By JAN LARSON McLAUGHLIN BG Independent News   Bowling Green Board of Education handed the car keys over to the community Monday evening. After two failed attempts to pass a $72 million school bond issue for buildings, the board has now put the community in the driver’s seat. Approximately 150 citizens met in the school’s performing arts center to listen to where the district goes from here. Board President Jill Carr invited citizens to sign up for one or both of two task forces being formed – one to study school facilities and the other to study finances. The task forces will set their own meeting schedules, decide what information they need, and report back to the board. “This will be a community-driven process,” Carr said. “The board will step back.” Though the administration and board will make requested information available to the task forces, they will take a back seat in the process, Superintendent Francis Scruci said. The goal is to come up with a “solution that the community can support,” Scruci said. “Regardless of which side you stood on in November and May.” The district is at a “critical juncture,” the superintendent said, urging the community to work together, and refrain from name calling and personal attacks. “We need to rise above for the good of all,” Scruci said. The process of putting the community in charge of building projects and funding is quite unusual, according to David Conley, an expert in school finance hired by the district earlier this year. But it has been done by about 10 of Ohio’s 600 school districts, Conley said. In those 10 cases, most of the districts ended up winning at the ballot, he added. The task forces will identify the needs of the district, then decide how to pay for those improvements. Conley will act as facilitator for the finance task force. The facilitator for the facilities group has not yet been selected. “You’re being given the power to make the decisions for the district,” he said to the audience. Conley cautioned that anyone joining…


BGSU & OSU heads: Higher education a wise investment

By JAN LARSON McLAUGHLIN BG Independent News   Several decades ago, college was affordable for a few, and a dream for all the others. A few decades later, college was the place kids were expected to go to start their futures. Now, the pendulum has swung back again, with college costs and job prospects leading to a push in the trades. But BGSU President Rodney Rogers and OSU President Michael Drake held a public conversation Wednesday evening about the lasting value of higher education. “Higher education is a value to young people, a value to our communities, a value to our state,” said State Senator Randy Gardner, R-Bowling Green, who moderated the conversation. A college degree makes a person more employable, according to the U.S. Bureau of Labor Statistics. The unemployment rate for someone with a master’s degree is 2.2 percent; a bachelor’s degree is 2.5 percent; an associate’s degree is 3.4 percent; and a high school education, 6.8 percent. And more than 80 percent of the country’s top 100 jobs require a bachelor’s degree. “There’s real value there,” said Gardner, who both Rogers and Drake called a strong advocate for higher education. A college degree also results in bigger paychecks. It offers a better annual return for investment (average 13.7 percent) than the stock market (average 10 percent), Drake said. “It’s really about the best investment a person can make in their future,” the OSU president said. Over a lifetime, that investment averages more than $1 million more in earnings, he added. The perks go beyond the paychecks, Drake said. People with college educations are more likely to rank themselves as happy, are healthier, live longer, and are more engaged in their communities, Drake said. Drake asked those in the audience to envision a map of the U.S. – then put their fingers on a couple areas of great innovation, like Silicon Valley, Boston, or the Research Triangle. “Under your fingers are great universities,” he said. Rogers noted the BGSU alumni who are doing great things in their communities. “That is a part of…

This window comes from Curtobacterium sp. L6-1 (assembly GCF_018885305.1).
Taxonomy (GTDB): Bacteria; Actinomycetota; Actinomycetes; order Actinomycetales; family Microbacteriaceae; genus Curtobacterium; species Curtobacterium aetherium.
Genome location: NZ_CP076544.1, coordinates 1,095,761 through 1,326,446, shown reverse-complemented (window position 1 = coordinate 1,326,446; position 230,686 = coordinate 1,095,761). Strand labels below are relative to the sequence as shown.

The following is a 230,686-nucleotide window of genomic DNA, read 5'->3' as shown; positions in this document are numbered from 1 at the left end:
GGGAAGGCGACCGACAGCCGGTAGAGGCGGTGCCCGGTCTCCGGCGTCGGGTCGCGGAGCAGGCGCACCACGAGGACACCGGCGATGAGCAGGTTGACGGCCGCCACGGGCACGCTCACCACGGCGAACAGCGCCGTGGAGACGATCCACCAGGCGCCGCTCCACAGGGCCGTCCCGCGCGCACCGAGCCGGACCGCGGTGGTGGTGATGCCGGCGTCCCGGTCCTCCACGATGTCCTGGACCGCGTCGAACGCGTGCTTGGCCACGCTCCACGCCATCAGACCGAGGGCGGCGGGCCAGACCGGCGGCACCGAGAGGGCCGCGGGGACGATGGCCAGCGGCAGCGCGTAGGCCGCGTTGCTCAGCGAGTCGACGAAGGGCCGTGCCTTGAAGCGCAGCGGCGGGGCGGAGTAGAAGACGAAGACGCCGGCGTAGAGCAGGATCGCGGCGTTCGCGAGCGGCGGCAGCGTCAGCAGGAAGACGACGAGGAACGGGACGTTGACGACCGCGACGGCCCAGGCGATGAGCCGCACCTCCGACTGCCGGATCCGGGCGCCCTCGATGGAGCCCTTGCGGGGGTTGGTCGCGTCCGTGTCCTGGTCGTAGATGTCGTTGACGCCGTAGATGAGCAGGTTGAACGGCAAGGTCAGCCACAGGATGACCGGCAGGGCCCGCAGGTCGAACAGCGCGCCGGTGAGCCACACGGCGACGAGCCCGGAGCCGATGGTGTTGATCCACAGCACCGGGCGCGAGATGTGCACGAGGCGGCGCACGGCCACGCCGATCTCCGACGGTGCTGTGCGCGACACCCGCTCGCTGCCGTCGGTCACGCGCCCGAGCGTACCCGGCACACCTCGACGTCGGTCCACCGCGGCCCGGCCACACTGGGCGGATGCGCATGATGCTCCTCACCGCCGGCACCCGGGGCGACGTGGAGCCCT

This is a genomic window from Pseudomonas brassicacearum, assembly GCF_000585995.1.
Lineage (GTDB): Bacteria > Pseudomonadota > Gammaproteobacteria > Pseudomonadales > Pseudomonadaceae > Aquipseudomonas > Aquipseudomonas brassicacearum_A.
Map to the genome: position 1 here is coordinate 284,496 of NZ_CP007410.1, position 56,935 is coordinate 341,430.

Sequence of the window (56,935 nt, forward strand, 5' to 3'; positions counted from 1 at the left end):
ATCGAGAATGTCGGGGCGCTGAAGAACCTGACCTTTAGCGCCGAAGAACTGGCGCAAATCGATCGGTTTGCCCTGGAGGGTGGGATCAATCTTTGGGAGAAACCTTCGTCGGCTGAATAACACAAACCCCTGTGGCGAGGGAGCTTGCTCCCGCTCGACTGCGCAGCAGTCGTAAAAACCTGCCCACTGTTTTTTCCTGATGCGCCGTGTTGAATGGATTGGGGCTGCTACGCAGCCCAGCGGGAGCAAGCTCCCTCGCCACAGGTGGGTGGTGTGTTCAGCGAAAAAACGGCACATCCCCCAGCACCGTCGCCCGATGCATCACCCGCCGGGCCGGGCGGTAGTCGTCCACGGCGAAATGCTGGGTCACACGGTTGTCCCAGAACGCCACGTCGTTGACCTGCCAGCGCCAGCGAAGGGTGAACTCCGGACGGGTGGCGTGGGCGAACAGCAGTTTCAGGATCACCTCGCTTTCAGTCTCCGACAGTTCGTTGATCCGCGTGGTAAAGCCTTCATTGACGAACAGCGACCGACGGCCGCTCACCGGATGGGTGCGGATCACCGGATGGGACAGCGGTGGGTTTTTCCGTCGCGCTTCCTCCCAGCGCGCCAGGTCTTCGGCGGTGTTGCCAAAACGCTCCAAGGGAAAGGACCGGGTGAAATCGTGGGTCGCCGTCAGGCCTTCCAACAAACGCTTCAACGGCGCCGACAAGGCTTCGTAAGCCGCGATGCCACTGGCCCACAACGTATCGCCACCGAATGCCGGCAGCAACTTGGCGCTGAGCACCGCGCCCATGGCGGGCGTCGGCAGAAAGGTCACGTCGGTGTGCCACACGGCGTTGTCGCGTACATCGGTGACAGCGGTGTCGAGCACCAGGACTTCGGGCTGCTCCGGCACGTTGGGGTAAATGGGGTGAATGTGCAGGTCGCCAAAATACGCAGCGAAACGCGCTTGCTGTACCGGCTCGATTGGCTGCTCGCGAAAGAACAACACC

Storytime in BG – little lending libraries put books in neighborhoods